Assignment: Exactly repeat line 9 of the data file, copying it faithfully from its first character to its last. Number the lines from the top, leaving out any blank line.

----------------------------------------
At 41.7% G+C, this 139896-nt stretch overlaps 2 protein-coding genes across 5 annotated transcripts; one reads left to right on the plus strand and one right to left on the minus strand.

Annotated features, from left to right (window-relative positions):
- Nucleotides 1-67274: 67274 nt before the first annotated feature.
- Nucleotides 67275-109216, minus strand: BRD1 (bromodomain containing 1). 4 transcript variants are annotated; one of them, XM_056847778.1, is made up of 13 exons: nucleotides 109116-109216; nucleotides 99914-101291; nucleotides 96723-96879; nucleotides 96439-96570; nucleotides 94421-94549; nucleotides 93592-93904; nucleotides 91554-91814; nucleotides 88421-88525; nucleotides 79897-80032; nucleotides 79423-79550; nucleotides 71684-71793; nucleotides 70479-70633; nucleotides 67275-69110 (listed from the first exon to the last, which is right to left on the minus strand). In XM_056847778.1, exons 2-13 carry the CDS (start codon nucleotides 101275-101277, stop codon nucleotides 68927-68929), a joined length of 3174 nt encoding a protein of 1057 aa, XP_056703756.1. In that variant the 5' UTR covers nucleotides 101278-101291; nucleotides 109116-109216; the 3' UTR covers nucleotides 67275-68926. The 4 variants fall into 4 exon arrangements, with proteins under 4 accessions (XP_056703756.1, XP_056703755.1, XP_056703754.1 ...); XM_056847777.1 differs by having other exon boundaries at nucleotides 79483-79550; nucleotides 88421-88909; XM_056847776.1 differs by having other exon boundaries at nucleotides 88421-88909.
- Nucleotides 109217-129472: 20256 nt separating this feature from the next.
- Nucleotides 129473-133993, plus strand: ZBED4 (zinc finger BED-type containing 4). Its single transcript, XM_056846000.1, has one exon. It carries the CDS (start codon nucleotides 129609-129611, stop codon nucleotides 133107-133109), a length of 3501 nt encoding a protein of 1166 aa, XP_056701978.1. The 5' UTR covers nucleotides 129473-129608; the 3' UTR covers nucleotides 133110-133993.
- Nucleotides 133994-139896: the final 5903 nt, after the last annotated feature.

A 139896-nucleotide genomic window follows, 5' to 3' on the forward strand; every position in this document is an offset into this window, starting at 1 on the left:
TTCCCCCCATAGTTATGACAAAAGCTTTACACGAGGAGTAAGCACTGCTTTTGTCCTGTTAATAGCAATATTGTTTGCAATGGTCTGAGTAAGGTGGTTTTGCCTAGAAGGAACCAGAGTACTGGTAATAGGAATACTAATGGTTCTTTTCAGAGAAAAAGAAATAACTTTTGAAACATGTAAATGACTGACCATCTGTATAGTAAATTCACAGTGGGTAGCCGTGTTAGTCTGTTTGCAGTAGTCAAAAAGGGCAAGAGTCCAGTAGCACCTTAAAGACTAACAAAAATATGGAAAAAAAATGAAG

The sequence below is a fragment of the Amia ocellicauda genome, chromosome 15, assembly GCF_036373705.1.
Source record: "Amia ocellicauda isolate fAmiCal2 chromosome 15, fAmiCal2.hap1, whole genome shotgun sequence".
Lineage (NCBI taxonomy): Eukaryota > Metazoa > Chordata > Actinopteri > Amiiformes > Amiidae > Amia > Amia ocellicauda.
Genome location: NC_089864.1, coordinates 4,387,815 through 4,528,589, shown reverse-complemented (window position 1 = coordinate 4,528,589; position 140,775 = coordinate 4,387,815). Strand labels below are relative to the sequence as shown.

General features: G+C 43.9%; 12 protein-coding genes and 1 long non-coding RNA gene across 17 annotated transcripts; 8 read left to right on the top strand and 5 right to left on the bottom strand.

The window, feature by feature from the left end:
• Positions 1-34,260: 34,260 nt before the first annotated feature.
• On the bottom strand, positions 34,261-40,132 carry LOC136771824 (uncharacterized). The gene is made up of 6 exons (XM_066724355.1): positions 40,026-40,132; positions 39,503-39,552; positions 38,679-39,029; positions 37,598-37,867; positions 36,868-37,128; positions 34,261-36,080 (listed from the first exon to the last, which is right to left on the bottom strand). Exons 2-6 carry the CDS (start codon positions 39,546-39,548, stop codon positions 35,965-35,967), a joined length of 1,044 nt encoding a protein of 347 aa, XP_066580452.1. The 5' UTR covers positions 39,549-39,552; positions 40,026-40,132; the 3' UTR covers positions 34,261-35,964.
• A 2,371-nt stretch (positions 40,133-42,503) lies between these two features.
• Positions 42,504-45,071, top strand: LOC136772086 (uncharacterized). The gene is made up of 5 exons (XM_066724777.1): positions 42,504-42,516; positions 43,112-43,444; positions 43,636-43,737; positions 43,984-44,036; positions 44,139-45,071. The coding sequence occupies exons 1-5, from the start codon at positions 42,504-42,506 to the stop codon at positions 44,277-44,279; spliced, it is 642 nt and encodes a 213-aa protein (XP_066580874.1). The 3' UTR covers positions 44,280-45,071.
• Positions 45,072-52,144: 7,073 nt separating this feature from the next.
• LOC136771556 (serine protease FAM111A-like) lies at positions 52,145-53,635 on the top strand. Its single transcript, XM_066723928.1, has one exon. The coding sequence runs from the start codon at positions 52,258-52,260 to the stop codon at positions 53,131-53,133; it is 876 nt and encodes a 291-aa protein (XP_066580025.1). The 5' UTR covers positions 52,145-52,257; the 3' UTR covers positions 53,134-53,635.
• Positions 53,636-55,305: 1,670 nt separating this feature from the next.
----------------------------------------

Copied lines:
TTCCCCCCATAGTTATGACAAAAGCTTTACACGAGGAGTAAGCACTGCTTTTGTCCTGTTAATAGCAATATTGTTTGCAATGGTCTGAGTAAGGTGGTTTTGCCTAGAAGGAACCAGAGTACTGGTAATAGGAATACTAATGGTTCTTTTCAGAGAAAAAGAAATAACTTTTGAAACATGTAAATGACTGACCATCTGTATAGTAAATTCACAGTGGGTAGCCGTGTTAGTCTGTTTGCAGTAGTCAAAAAGGGCAAGAGTCCAGTAGCACCTTAAAGACTAACAAAAATATGGAAAAAAAATGAAG